Their year-by-year graph is shown of the global approval-ratings of the Governments of Germany, U.S., China, and Russia, by the populations of 44 countries, and of 2 territories (Hong Kong and Taiwan were included in their surveys because the U.S. Government wants to conquer both of those Chinese provinces, so as to weaken China). That chart clearly displays the following fact: thus far (six months into Biden’s Administration), the world viewed Biden as favorably as Obama, and far more favorably than Trump (even though Biden has been continuing almost all of Trump’s foreign policies). Apparently, the global public views Biden as being like Obama because his Party is the same as Obama’s, and his rhetoric also is similar. Though Trump’s international policies have been continued with little (if any) significant change under Biden, the world still has been viewing Biden as being like Obama (whom the world still views as having been the best world-leader during his Presidency), instead of like Trump (whom the world still views as having been the worst world-leader during his Presidency). Obama is still viewed far better than Trump, though (for example) two U.S-and-allied-banned news-sites had published, two days earlier, on the 17th, with full documentation, the major (but banned) news-report titled “First of over 200 bodies being exhumed from Lugansk mass grave. One of Obama’s atrocities.” It had been submitted to 200 news-media, and only those two published it.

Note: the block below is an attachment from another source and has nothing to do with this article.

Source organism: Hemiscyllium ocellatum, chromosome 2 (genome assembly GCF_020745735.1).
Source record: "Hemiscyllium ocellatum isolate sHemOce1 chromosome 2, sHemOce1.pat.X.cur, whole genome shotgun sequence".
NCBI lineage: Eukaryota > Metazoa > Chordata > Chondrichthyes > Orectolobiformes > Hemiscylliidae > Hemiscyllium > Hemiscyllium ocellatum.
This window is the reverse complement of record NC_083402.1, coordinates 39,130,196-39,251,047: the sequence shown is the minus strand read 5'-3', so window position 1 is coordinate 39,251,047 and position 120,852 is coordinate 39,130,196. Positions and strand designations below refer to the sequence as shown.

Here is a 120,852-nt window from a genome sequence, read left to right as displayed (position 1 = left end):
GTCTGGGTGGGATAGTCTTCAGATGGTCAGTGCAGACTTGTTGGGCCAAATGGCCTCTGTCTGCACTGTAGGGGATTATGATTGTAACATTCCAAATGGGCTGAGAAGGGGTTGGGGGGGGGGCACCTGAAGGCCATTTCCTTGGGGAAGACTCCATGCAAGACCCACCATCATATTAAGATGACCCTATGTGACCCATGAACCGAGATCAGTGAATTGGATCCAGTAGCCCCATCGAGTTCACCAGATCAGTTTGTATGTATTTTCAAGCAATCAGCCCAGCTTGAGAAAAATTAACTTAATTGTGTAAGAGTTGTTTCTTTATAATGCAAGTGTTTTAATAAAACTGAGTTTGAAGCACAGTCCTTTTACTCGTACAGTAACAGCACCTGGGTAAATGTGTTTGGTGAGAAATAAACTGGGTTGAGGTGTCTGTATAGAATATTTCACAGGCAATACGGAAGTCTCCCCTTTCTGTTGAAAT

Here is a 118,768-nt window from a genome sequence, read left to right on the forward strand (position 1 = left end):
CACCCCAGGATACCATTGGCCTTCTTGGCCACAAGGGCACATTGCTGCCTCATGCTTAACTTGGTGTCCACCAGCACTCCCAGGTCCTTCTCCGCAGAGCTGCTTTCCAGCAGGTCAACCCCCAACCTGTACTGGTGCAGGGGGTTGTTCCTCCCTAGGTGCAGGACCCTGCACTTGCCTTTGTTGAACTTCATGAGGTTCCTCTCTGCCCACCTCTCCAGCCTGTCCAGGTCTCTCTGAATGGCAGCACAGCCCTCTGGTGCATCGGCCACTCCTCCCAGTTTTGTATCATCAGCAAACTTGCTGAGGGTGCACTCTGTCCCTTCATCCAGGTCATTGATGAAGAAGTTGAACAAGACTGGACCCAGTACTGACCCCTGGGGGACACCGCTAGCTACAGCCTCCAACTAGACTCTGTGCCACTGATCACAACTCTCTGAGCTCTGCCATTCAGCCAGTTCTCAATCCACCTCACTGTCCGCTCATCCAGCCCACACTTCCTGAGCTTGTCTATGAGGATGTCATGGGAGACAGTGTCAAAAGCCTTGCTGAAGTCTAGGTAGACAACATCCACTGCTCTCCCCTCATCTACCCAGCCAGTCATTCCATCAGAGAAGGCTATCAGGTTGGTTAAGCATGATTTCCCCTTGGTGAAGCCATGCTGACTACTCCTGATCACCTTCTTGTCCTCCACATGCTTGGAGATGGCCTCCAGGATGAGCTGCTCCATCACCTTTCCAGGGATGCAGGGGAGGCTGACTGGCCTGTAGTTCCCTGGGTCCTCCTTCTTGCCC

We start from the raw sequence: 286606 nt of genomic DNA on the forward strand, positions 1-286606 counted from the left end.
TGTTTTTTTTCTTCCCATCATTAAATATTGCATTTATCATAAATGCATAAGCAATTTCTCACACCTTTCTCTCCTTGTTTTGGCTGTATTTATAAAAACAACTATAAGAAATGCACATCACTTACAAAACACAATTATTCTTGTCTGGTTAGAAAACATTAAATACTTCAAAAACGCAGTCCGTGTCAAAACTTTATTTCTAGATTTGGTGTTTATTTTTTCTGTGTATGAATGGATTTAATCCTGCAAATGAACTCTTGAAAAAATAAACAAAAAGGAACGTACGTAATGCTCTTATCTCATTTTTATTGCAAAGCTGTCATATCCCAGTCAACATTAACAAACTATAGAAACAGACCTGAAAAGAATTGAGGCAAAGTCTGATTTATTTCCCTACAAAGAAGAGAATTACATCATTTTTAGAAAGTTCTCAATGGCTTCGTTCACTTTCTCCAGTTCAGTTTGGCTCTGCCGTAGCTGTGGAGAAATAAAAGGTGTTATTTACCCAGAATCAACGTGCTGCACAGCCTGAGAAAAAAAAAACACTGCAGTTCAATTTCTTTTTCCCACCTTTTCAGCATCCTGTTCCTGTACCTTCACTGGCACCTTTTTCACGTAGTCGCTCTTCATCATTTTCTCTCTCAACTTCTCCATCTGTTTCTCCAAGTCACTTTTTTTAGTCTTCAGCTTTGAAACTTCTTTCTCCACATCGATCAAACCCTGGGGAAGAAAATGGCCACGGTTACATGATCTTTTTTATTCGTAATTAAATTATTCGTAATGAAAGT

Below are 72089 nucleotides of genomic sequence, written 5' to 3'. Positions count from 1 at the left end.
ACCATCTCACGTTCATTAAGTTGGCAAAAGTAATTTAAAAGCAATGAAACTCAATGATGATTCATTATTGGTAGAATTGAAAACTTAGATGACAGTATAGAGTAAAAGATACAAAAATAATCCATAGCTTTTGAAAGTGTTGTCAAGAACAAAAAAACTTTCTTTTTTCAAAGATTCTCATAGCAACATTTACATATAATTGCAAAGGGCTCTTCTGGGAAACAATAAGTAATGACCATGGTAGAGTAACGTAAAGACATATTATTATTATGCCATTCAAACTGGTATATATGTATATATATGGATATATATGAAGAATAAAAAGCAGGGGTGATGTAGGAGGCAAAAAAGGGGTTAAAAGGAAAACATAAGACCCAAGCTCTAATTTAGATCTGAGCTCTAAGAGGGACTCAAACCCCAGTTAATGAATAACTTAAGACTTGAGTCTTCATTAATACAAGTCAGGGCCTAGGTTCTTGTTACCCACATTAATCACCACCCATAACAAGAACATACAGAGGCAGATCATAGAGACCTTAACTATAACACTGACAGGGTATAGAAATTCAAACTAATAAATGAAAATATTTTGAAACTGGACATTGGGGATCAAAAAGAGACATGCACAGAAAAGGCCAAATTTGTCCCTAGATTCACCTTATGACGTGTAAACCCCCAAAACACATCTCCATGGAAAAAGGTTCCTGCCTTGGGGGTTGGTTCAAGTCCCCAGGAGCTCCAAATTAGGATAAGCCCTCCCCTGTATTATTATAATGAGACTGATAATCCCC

Perhaps the world’s population is more swayed by rhetoric, and by Party-labels, than by a national leader’s actual policies (which, perhaps, they’ve not even known about — after all, how many know about those mass-graves?).